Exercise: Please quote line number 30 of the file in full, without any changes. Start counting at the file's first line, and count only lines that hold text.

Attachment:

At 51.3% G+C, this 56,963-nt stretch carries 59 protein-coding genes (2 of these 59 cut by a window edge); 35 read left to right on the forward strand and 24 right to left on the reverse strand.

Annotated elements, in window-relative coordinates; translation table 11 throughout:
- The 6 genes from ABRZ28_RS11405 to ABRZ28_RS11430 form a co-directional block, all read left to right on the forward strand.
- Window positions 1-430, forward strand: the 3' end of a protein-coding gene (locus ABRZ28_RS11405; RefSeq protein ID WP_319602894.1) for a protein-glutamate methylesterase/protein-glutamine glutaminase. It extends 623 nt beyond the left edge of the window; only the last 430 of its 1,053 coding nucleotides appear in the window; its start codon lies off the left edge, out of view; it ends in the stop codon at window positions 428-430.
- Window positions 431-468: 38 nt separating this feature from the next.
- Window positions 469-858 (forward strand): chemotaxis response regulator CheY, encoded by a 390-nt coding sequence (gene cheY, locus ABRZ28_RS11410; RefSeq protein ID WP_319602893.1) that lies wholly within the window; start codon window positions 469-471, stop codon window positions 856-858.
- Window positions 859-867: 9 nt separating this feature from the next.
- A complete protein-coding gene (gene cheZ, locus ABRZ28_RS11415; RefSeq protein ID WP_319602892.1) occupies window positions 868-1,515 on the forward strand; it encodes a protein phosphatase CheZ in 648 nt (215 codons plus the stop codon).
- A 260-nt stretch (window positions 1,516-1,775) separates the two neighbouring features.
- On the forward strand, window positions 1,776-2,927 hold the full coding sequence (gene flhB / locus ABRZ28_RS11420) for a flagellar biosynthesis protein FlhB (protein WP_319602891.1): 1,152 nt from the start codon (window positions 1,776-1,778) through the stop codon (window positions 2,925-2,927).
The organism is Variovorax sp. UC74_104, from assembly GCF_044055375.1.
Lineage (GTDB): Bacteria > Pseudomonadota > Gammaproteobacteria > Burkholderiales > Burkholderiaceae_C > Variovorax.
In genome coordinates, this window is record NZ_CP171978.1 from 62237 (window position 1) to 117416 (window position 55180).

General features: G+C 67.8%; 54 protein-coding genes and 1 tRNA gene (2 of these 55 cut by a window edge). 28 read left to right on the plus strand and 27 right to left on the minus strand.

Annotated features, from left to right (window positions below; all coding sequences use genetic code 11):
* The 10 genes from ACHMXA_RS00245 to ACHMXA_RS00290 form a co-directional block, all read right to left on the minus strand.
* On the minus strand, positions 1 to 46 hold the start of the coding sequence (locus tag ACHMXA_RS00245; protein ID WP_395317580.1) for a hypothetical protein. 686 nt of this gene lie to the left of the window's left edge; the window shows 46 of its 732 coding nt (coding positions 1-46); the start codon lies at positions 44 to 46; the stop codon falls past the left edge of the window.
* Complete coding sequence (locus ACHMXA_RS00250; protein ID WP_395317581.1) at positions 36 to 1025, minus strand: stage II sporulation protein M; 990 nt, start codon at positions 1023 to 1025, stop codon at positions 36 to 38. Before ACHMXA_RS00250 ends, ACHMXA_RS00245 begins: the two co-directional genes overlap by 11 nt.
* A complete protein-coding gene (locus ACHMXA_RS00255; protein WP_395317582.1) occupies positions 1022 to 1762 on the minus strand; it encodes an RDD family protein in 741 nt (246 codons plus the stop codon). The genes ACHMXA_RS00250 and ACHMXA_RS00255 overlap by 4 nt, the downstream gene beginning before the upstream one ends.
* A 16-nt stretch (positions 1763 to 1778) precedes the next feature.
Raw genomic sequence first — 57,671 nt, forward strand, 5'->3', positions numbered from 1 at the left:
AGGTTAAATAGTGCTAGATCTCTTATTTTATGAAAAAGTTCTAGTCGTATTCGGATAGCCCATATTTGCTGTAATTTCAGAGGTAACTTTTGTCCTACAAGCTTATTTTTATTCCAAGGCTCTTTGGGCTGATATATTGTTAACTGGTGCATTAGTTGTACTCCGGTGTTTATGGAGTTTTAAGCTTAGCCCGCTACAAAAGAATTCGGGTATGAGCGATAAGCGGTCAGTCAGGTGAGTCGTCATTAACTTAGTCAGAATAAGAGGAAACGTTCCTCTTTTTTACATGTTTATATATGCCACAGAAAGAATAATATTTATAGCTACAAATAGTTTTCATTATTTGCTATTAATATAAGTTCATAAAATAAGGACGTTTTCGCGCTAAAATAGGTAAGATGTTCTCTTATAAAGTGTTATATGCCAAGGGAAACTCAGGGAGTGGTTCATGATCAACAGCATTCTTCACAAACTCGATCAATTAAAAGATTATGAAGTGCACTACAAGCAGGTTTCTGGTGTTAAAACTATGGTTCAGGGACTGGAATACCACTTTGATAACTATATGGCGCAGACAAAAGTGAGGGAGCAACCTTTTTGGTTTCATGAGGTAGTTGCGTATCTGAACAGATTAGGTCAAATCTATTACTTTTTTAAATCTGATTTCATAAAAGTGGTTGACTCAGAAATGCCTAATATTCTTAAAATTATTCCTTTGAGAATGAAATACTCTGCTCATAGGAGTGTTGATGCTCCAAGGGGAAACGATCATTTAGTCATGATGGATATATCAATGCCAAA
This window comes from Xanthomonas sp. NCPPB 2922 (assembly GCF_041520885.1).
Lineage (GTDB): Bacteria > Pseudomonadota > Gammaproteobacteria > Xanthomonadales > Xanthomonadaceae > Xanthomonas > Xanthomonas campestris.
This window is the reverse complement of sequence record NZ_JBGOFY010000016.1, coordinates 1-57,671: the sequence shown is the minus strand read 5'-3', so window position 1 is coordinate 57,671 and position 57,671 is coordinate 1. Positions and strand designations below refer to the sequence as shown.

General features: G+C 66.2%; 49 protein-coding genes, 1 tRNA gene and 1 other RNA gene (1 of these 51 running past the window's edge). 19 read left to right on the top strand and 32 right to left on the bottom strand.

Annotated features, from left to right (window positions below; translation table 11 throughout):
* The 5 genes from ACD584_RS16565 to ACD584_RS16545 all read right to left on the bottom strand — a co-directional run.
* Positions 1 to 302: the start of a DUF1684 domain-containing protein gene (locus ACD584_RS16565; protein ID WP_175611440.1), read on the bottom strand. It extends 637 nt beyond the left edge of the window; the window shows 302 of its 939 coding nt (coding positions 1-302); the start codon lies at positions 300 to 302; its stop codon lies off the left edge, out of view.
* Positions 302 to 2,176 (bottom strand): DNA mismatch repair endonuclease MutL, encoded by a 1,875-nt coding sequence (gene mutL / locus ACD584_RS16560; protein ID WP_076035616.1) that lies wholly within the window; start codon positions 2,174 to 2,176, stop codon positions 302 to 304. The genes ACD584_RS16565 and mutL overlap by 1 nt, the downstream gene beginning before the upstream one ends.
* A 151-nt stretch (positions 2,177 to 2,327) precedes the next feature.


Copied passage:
* Positions 302 to 2,176 (bottom strand): DNA mismatch repair endonuclease MutL, encoded by a 1,875-nt coding sequence (gene mutL / locus ACD584_RS16560; protein ID WP_076035616.1) that lies wholly within the window; start codon positions 2,174 to 2,176, stop codon positions 302 to 304. The genes ACD584_RS16565 and mutL overlap by 1 nt, the downstream gene beginning before the upstream one ends.